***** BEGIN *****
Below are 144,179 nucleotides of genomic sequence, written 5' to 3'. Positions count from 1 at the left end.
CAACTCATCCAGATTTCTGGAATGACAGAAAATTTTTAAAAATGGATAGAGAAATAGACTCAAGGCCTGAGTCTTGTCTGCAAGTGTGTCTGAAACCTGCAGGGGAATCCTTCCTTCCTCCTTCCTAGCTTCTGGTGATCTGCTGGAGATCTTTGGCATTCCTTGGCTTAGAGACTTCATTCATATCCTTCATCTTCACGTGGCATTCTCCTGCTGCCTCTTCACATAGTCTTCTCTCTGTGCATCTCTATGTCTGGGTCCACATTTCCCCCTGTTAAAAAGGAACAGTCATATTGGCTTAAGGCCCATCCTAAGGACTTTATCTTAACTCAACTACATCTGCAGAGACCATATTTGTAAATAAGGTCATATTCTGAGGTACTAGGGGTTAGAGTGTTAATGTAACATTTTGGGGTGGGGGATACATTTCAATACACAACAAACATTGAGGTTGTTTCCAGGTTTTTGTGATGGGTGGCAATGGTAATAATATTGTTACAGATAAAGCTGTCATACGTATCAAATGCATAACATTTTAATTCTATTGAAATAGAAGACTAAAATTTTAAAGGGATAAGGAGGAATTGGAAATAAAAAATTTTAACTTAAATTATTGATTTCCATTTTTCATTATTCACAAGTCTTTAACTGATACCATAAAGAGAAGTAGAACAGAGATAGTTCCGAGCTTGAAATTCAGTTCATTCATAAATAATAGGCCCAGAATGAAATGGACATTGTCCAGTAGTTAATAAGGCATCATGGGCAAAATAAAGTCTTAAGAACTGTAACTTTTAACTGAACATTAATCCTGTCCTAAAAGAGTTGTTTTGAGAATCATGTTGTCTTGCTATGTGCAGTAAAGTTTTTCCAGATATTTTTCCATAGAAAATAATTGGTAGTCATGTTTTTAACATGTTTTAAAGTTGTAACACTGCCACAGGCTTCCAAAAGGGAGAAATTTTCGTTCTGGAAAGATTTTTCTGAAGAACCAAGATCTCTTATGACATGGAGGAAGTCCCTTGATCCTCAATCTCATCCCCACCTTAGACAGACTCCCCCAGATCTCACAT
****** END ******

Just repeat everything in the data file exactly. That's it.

Below are 144,179 nucleotides of genomic sequence, written 5' to 3'. Positions count from 1 at the left end.
CAACTCATCCAGATTTCTGGAATGACAGAAAATTTTTAAAAATGGATAGAGAAATAGACTCAAGGCCTGAGTCTTGTCTGCAAGTGTGTCTGAAACCTGCAGGGGAATCCTTCCTTCCTCCTTCCTAGCTTCTGGTGATCTGCTGGAGATCTTTGGCATTCCTTGGCTTAGAGACTTCATTCATATCCTTCATCTTCACGTGGCATTCTCCTGCTGCCTCTTCACATAGTCTTCTCTCTGTGCATCTCTATGTCTGGGTCCACATTTCCCCCTGTTAAAAAGGAACAGTCATATTGGCTTAAGGCCCATCCTAAGGACTTTATCTTAACTCAACTACATCTGCAGAGACCATATTTGTAAATAAGGTCATATTCTGAGGTACTAGGGGTTAGAGTGTTAATGTAACATTTTGGGGTGGGGGATACATTTCAATACACAACAAACATTGAGGTTGTTTCCAGGTTTTTGTGATGGGTGGCAATGGTAATAATATTGTTACAGATAAAGCTGTCATACGTATCAAATGCATAACATTTTAATTCTATTGAAATAGAAGACTAAAATTTTAAAGGGATAAGGAGGAATTGGAAATAAAAAATTTTAACTTAAATTATTGATTTCCATTTTTCATTATTCACAAGTCTTTAACTGATACCATAAAGAGAAGTAGAACAGAGATAGTTCCGAGCTTGAAATTCAGTTCATTCATAAATAATAGGCCCAGAATGAAATGGACATTGTCCAGTAGTTAATAAGGCATCATGGGCAAAATAAAGTCTTAAGAACTGTAACTTTTAACTGAACATTAATCCTGTCCTAAAAGAGTTGTTTTGAGAATCATGTTGTCTTGCTATGTGCAGTAAAGTTTTTCCAGATATTTTTCCATAGAAAATAATTGGTAGTCATGTTTTTAACATGTTTTAAAGTTGTAACACTGCCACAGGCTTCCAAAAGGGAGAAATTTTCGTTCTGGAAAGATTTTTCTGAAGAACCAAGATCTCTTATGACATGGAGGAAGTCCCTTGATCCTCAATCTCATCCCCACCTTAGACAGACTCCCCCAGATCTCACAT